A RECENT EMAIL FROM SHERYL:   "Hey, ya'll. Just so you know we've been busy. Fritz's and my show, Watch on the Rhine, opened at Main Street Theatre. Thursday - Sunday Matinees. The review wasn't too bad."

(I wouldn't have heard from her, had it been.) At the bottom of the note there was a URL. Which led to the page with the review. Which I copied and pasted here:

From The Houston Chronicle - January 16, 1999

Sensitive Watch Reflects Best of Classic


copyright 1999 Houston Chronicle

Quiet dignity and understated heroism are the hallmarks of Watch on the Rhine, Lillian Hellman's 1941 drama about one man's struggle against Nazism and his awakening of a complacent American family to the rise of fascism in Europe. Happily, Main Street Theater's sensitive treatment of this rarely seen classic glows with the unaffected nobility, humanity and compassion Hellman intended. The production even withstands comparison to the fondly remembered 1943 film version, in which Paul Lukas won an Oscar re-creating his Broadway role as the anti-fascist hero. Set in the spring of 1940 at a country home outside Washington, the play begins with matriarch Fanny Farrelly and her household preparing for a visit from her daughter Sara, with her German husband, Kurt Muller, and three children. Fanny disapproved of her daughter's marriage 20 years earlier, and Sara, apart from fitful correspondence, has been estranged from the family. Sara's mother and brother David are curious about Kurt -- an engineer whose occupation and travels of recent years have been shrouded in secrecy. When the refugees arrive, it is clear they have come for a desperately needed rest: Kurt is recovering from an illness and wounds (one of his hands has been broken), Sara is careworn, and the polite but hungry children plainly have suffered deprivations. Two other houseguests are the penniless Romanian count "Teck" De Brancovis and his American wife, Marthe, a friend of the Farrelly family cast into this loveless marriage by her mother. Unprincipled and opportunistic, Teck begins investigating Kurt, eager to find information he can sell to Nazis at the German embassy. News comes that the Nazis have captured Kurt's longtime ally; Kurt must return to Germany to try to bribe his friend out of captivity. Teck discovers Kurt's identity as an underground leader and sets out to blackmail him. At first dumbfounded, Sara's mother and brother awaken to the nightmare they thought was a world away, now unfolding in their living room. As Fanny says in one of the play's famous lines, "We're shaken out of the magnolias, eh?" New York Times critic Brooks Atkinson deemed Watch on the Rhine "the finest thing Hellman has written" (she'd already done The Little Foxes and The Children's Hour). Experiencing the play again, it's hard to disagree. True, the opening is loose-knit and talky, several attempts at eccentric humor are ineffectual, and the nobility is sometimes layed with a trowel. Yet, driven by a powerful message, Hellman's skill, sincerity and dramatic instincts assert themselves. From the moment Kurt, Sara and the children arrive, the play finds its center. Through a series of potent second-act confrontations, thepoignancy of Sara consoling Kurt in a low moment, then the final heartbreaking scene -- half the audience was openly weeping -- the play grows in strength and stature. Patti Bean has directed subtly and superbly, bringing delicacy to the play's loveliest moments -- Sara's touching return to her childhood home, Kurt's reciting the lyrics of a German patriotic song. Her thoughtful blocking underscores key scenes. After perhaps a too-discreet beginning, Fritz Dickmann rises to the role of Kurt. He blends sincerity and determination, refinement of spirit and weary dignity into an affecting portrayal. Erica Garrison is his match as Sara -- heartsick, yet sadly resigned to what her husband must do. She is the very model of a Hellman heroine. Joan Fox is gustily amusing as Fanny, the imperious matriarch whose tactlessness provides much of the humor. John Kaiser makes Teck coldly calculating. Gwen McLarty brings poise and sympathy to the beleaguered Marthe. Andrew Dawson's David moves smoothly from affability to assertiveness. Sheryl Croix is robust as Fanny's impertinent maid, while Arthur Jordan plays a butler with grace and good humor. The children are excellent: Chris Joslin's sober Joshua, Katy Lu Siciliano's soulful Babette and Evan Gravenstein's little philosopher Bodo. They sustain Hellman's notion that, denied childhood by their hardships, they are essentially brave little adults. Theater-lovers will love MST's Watch on the Rhine. Bring handkerchiefs! Watch on the Rhine When: 7:30 p.m. Thursdays, 8 p.m. Fridays and Saturdays, 4 p.m. Sundays, through Feb. 14.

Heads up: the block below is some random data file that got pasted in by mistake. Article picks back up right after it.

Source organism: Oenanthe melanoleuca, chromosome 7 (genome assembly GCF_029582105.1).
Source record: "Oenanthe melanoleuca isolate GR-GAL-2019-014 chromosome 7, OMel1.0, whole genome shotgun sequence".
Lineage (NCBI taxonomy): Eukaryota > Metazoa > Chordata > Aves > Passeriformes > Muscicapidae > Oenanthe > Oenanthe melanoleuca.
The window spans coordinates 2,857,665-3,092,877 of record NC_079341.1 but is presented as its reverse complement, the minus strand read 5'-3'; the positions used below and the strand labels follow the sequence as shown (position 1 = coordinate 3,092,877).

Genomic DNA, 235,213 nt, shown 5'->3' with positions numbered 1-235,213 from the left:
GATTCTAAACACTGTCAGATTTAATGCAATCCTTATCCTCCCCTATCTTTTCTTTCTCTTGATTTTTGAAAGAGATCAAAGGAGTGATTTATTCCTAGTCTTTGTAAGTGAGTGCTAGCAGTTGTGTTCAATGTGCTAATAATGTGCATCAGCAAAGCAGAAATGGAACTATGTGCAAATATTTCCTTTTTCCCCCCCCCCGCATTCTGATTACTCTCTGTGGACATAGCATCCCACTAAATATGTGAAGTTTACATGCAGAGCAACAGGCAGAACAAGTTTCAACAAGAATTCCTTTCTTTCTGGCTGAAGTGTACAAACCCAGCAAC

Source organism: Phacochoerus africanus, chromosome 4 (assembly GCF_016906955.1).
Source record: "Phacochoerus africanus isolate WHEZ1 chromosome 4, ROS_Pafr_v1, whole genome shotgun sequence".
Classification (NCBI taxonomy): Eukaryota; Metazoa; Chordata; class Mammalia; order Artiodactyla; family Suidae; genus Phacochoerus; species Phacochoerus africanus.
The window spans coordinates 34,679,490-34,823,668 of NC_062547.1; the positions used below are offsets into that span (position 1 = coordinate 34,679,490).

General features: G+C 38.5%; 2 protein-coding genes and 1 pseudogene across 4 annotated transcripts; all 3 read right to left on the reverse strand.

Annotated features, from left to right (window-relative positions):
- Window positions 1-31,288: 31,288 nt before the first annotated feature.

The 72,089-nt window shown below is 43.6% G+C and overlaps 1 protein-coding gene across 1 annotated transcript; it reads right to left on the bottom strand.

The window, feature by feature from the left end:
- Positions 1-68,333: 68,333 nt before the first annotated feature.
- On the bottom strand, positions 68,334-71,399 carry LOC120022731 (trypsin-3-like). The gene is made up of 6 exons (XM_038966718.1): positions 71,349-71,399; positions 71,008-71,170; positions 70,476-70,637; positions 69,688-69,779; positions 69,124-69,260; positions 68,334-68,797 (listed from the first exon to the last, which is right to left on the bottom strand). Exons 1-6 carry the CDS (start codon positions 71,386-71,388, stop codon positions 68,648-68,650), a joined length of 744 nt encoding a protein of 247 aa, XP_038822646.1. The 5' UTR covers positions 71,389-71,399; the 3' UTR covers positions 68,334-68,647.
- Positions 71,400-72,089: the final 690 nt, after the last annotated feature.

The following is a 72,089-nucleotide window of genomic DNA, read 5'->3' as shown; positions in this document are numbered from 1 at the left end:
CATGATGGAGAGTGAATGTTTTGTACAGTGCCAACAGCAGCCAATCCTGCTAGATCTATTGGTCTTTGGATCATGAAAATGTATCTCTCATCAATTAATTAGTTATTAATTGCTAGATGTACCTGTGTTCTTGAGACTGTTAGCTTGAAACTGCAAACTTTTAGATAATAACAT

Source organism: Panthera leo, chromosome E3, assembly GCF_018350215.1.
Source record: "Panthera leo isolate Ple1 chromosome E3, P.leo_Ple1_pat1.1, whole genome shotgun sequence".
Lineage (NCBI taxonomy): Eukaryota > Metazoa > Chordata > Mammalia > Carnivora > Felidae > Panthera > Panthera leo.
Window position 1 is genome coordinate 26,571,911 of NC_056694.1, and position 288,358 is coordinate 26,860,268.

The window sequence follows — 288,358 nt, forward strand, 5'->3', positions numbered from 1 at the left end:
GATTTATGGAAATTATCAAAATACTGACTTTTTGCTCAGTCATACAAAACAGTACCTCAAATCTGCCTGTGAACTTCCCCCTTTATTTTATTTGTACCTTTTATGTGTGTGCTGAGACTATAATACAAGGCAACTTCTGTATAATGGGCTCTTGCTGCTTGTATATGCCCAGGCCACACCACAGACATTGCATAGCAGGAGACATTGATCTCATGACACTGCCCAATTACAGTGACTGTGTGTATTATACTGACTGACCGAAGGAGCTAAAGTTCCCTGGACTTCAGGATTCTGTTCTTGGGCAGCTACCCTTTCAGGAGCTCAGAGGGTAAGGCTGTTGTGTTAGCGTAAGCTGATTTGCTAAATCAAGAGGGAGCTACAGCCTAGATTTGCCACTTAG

Where: Main Street Theater, 2540 Times Blvd.
Tickets: $13-$18; 713-524-6706

I'm so proud. To me, you're The Lunts.
(When are you coming for a visit?   I miss you.)

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